Zechariah and the Day of Small Things

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“For whoever has despised the day of small things shall rejoice, and shall see the plumb line in the hand of Zerubbabel.” Zechariah 4:10 ESV

Earlier this week, a pastor that I follow on Twitter tweeted out this verse of Scripture. He offered no explanation or elaboration on the verse, no context or story; he simply posted the verse. And as I read it, it just spoke to me.

Admittedly, this is a pretty obscure verse of Scripture. In fact, it might even be one that you’ve never read or have simply glossed offer hundreds of times. But, whatever the case, I think it’s a significant verse for us to consider given where we are as a congregation.

This verse is included in a vision that God revealed to the prophet Zechariah during the period when the Jews were just returning to Jerusalem from the Babylonian exile. [1]

At first, there was great joy and hope among God’s people as they returned home and, under the leadership of Zerubbabel, began to rebuild the temple. They laid the foundation of the temple, but, despite the decree of King Cyrus of Persia which granted them the freedom to return and rebuild the temple, the rebuilding project suffered tremendous opposition from people in and around Jerusalem.[2] In time, in the face of this opposition, enthusiasm and hope waned. Fears grew, as did frustration and discouragement over the lack of building progress. Despondency set in and faith faded, leading the people to lose heart for the mission and abandon the rebuilding efforts…Though they had been freed from the physical exile and were allowed to return home, those that returned to Jerusalem were still experiencing a sense of spiritual exile, wondering whether they were still part of God’s plan or whether they had been abandoned.

Many years passed and only the temple foundation remained built. Then, in approximately 520 B.C., God spoke to the people through Zechariah, encouraging them to resume rebuilding the temple. [3] And it was within this context, a call to God’s people to resume rebuilding the temple, that God spoke the words, “For whoever has despised the day of small things shall rejoice, and shall see the plumb line in the hand of Zerubbabel” (ESV). These were words of assurance to God’s people that though the rebuilding project looked small and insignificant to them, by the power of His Spirit, He would work through Zerubbabel to ensure the temple was rebuilt. Perhaps even more importantly, however, these were words of assurance to God’s people that His presence was still with them and working for and through them, and that He still had a plan to bless them.

And, just as God assured the people would occur, in 516 B.C., the rebuilding of temple was completed.[4] Through this experience God’s people learned a valuable lesson of faith: though new beginnings may look small and insignificant from our perspective, and though we may face opposition from others and progress may be slower than we want, that does not mean that God’s presence is not with His people, working in and through people of faith to accomplish great tasks, blessing them, and providing them opportunities to rejoice as His plan of redemption moves forward.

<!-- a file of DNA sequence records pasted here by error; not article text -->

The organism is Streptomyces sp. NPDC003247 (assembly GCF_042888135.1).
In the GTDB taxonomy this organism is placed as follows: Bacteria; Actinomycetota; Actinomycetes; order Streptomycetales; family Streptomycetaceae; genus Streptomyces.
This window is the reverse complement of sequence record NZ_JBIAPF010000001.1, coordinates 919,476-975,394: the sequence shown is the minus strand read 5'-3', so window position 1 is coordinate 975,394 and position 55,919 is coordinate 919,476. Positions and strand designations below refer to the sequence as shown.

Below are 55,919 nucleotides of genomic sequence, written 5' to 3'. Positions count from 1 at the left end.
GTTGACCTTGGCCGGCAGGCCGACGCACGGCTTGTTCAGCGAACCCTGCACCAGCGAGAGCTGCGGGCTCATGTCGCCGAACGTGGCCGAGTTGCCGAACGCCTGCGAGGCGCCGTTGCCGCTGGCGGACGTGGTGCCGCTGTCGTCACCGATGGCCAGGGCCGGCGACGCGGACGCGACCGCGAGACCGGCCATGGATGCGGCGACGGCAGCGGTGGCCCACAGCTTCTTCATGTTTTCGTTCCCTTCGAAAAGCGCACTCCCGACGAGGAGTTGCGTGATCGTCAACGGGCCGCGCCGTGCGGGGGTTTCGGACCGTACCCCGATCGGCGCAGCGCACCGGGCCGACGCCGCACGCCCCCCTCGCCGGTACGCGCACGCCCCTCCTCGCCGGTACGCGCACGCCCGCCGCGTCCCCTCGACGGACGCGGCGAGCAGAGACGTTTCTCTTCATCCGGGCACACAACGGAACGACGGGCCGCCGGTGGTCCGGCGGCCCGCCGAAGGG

Great story, huh? But what does this have to do with us here at Peace? Well, I think a great deal.

Photo of Peace Moravian Church outside of Hawk Ridge Elementary for worship on Easter, 2017

The Peace congregation gathered outside of Hawk Ridge Elementary for worship on Easter, 2017.

Over the last year as Peace has attempted to start over as a church we’ve gone from worshipping in the Moravian House to worshipping at Hawk Ridge Elementary. As we did, I shared statistics showing that new churches that worship in public places, especially schools, have higher worship attendance. And, so as we set out for Hawk Ridge, we did so with great hope and even enthusiasm.

In our short time at Hawk Ridge, we’ve begun serving the community there, collecting school supplies for them and becoming reading buddies at the school, attempting to serve the students and faculty of Hawk Ridge and begin to build relationships with them. In July, a number of us met with the principal of Hawk Ridge to discuss even more significant ways we can serve them and further integrate ourselves into their community next school year.

In addition to our move to Hawk Ridge, we’ve also relocated our offices to Greylyn Business Park. And, Joyce Vance, Peace’s Director of Christian Education, and I have been dreaming about ways our new space can provide us with additional opportunities to connect with one another and the community where we now find ourselves. In particular, I am personally very excited about exploring potential partnering and service opportunities with the Community Culinary School of the Carolinas (CCSC) which is located in Greylyn. CCSC is a wonderful ministry that provides “workplace development” for “adults who face barriers gaining long-term successful employment.” They provide job training, counseling, and assist in helping people develop life skills. CCSC is nourishing the community helping those they serve transform their lives. And, we have begun dreaming about ways we might be able to join them in nourishing the community by being agents of God’s peace.

But, as we look back at our efforts over the past year and the progress we have made, I will be the first to admit that our progress has been much slower than I or any of us would have desired. Securing office space and moving took far longer and required far more time and energy than I would ever imagined.

I also realize that if we examine our efforts and what we’ve accomplished thus far it would be easy for us to be frustrated and discouraged and to begin to lose heart at these “small things,” questioning whether we are still part of God’s plan and whether He has a plan for us. It would be easy for us to abandon the mission and “despise the day of small things.”